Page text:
I met this guy when I was working the door on a very slow evening back in ’91. He was one of those guys who will get your Spidey Sense flashing on sight; he looks like everybody in the pictures of home that my Cajun buddies show me, he wasn’t big but rawboned as hell, scars all across his forehead, his hands looked like mallets. And he was wearing an Auburn cap. There is no peaceful reason for wearing an Auburn cap in Tuscaloosa Alabama.
I didn’t want to let him in, to tell the truth, but I had no valid reason not to. I don’t NEED a valid reason, of course, but in this particular case, if I deny him without one it’d be like handing the school bully your milk money before he has a chance to tell you to. So I let him in, and he’s not halfway through his first beer when the bartender gives me the panic sign. And now I have no choice. If the bartender says you gotta go, it doesn’t matter if I walk you out, throw you out, or you run off before the EMTs arrive to squeegee me off the walls, you gotta go.
Sitting at the bar, he bows up soon as I stand up off the door barstool. Beautiful. This is what he’s here for, not the beer. His forehead, his fists, that cap, his inability to go five minutes without his mere presence terrifying the hell out of someone. This is probably his hobby. This is why I say that for the most part, you don’t pay bouncers for what we do, you pay us for what we’re expected to do. This is going to be painful.
I start walking over when one of our regulars – a university student sitting in the corner on the other side of the bar doing schoolwork – catches my eye. I go ask her for a sheet of notebook paper, and I make some folds and write a few things down. Cajun boy is being patient; he knows I’m going to have to deal with him eventually. He knows I don’t have a choice.
I walk up to him. “Pick a color,” I say.
“Pick a color.” He looks down at the cootie catcher I just made. “Red,” he says.
I twiddle it around three times, “r-e-d.”
“Pick a number.” 3. I move it around three more times.
“Last time; pick a color again.” I move it to “b-l-u-e” and open a flap. “Aw, maaan. Bummer. It says you gotta go.”
He glares at me so hard I think I feel heat. “You’re kidding,” he says, with no humor at all in his voice.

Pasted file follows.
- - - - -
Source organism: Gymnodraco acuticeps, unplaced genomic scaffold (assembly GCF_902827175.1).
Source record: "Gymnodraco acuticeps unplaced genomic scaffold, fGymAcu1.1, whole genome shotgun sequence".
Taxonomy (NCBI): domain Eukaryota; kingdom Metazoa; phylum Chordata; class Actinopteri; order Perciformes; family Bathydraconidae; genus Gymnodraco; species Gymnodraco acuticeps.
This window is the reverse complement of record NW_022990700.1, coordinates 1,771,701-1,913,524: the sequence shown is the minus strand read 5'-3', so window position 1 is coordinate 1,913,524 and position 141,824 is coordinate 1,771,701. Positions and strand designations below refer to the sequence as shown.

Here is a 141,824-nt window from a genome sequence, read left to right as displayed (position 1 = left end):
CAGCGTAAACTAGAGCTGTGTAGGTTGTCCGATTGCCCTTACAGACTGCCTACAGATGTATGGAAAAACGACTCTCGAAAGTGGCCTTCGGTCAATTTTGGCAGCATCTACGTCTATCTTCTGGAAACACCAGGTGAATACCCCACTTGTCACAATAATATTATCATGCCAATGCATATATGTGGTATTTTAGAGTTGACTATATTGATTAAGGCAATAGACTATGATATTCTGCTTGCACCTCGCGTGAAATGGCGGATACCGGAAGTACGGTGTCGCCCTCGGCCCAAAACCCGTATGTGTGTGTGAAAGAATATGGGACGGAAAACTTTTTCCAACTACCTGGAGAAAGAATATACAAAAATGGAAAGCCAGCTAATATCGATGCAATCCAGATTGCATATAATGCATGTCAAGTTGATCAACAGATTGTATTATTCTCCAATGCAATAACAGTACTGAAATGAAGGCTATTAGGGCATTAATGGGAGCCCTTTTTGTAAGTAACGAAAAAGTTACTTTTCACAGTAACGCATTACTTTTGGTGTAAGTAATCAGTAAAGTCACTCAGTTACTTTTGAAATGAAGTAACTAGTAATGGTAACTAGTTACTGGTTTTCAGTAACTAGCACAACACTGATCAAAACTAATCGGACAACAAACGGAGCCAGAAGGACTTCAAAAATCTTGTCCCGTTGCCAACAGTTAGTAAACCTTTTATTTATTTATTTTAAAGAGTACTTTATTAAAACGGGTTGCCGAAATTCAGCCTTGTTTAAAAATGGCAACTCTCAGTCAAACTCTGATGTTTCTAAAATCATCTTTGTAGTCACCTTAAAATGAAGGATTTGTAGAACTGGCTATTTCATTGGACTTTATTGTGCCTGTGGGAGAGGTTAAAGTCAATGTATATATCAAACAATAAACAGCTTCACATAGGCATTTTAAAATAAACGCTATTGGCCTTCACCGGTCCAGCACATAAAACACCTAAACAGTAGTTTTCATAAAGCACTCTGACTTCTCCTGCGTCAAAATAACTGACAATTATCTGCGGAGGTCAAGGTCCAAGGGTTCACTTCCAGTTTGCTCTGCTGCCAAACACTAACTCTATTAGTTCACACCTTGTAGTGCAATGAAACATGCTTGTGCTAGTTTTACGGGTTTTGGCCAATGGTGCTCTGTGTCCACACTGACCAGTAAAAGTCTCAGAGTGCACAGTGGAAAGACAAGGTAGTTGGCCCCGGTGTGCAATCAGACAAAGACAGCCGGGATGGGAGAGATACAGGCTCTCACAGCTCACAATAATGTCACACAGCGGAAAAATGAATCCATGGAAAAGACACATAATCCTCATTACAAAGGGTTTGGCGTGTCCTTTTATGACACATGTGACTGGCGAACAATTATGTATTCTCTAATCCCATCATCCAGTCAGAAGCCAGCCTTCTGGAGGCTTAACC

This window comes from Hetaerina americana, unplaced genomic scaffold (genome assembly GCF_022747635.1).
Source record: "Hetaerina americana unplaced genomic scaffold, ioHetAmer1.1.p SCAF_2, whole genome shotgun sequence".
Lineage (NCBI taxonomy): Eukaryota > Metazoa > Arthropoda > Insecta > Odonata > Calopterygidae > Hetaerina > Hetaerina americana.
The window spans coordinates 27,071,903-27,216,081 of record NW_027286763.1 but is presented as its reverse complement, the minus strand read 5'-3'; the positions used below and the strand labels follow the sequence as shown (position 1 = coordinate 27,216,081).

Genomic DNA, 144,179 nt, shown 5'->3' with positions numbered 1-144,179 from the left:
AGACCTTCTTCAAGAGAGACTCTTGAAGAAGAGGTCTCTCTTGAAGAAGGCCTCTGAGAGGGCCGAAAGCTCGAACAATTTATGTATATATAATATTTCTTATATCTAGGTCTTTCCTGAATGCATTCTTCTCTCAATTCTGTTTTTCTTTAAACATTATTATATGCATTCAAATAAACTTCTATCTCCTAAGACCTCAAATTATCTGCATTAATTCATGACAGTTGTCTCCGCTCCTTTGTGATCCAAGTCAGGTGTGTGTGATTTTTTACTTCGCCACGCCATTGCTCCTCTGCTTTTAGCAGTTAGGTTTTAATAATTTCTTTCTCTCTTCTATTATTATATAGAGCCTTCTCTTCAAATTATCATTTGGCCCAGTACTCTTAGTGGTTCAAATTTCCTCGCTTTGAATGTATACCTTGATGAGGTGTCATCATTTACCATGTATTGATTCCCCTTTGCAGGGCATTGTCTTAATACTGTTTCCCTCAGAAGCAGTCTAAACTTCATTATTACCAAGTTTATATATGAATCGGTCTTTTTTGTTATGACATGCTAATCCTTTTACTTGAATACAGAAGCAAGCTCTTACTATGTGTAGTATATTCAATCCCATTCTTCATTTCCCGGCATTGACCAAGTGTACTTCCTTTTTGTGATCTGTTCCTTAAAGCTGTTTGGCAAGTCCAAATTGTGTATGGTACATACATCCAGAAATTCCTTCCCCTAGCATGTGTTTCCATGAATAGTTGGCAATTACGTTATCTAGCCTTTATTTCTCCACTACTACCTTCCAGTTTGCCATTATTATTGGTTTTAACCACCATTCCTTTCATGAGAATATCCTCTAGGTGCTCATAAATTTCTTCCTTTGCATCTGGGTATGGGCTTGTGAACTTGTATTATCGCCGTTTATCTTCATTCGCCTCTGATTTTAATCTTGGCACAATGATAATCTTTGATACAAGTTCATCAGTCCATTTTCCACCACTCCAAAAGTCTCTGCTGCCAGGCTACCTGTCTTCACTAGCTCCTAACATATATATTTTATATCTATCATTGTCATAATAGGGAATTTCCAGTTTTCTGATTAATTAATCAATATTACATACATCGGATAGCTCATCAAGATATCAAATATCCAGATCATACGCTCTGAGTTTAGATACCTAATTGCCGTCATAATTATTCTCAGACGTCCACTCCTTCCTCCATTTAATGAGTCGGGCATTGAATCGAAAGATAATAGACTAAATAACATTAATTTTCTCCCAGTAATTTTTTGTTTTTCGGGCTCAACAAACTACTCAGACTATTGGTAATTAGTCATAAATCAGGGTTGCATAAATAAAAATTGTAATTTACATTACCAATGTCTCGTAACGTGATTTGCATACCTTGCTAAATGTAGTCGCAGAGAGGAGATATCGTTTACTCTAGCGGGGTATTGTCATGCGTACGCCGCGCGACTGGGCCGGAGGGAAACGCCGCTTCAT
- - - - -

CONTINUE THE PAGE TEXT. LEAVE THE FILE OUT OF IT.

“Naw, man, straight up.” I show it to him; “See? It says ‘you gotta go’ right there, plain as day.”
“Lemme try it again,” he says, finally getting what’s happening.
“Can’t do it, hoss. No do-overs. You can come back and try it again tomorrow if you want, but for right now – I put my hand on his shoulder- fair and square, you gotta go.” After a couple very very long seconds he laughs and slaps my shoulder hard; “awright pod’ner,” he says, “fair and square, I’m out.” He shot down the last of his beer, threw 5 bucks on the bar, and split.
He went directly to a bar with more traditional bouncers. Ended up laying one of them out with one of those massive glass Budweiser pitchers to the skull, and it took two others and a few cops to peel him out of there.
And to think that a couple of nights earlier when my girlfriend’s 2nd grader sat me down for “something very very important I need to teach you,” I thought she was exaggerating. Making that cootie catcher turned out to be one of the most important skills I ever learned.
The above is a reasonable facsimile of the editor’s reaction when first reading this article.
This first appeared in The Havok Journal on May 4, 2020.
Bama has been a rodeo cowboy, a professional stuntman, and, for 38 years and counting, a bouncer at various biker bars and redneck rat cage juke joints through the Deep South. He makes cool stuff as Crimson Tied Paragear, using knots his Army Ranger Scoutmaster taught him at Boy Scout summer camp deep in the Okinawan boonies back in 1972.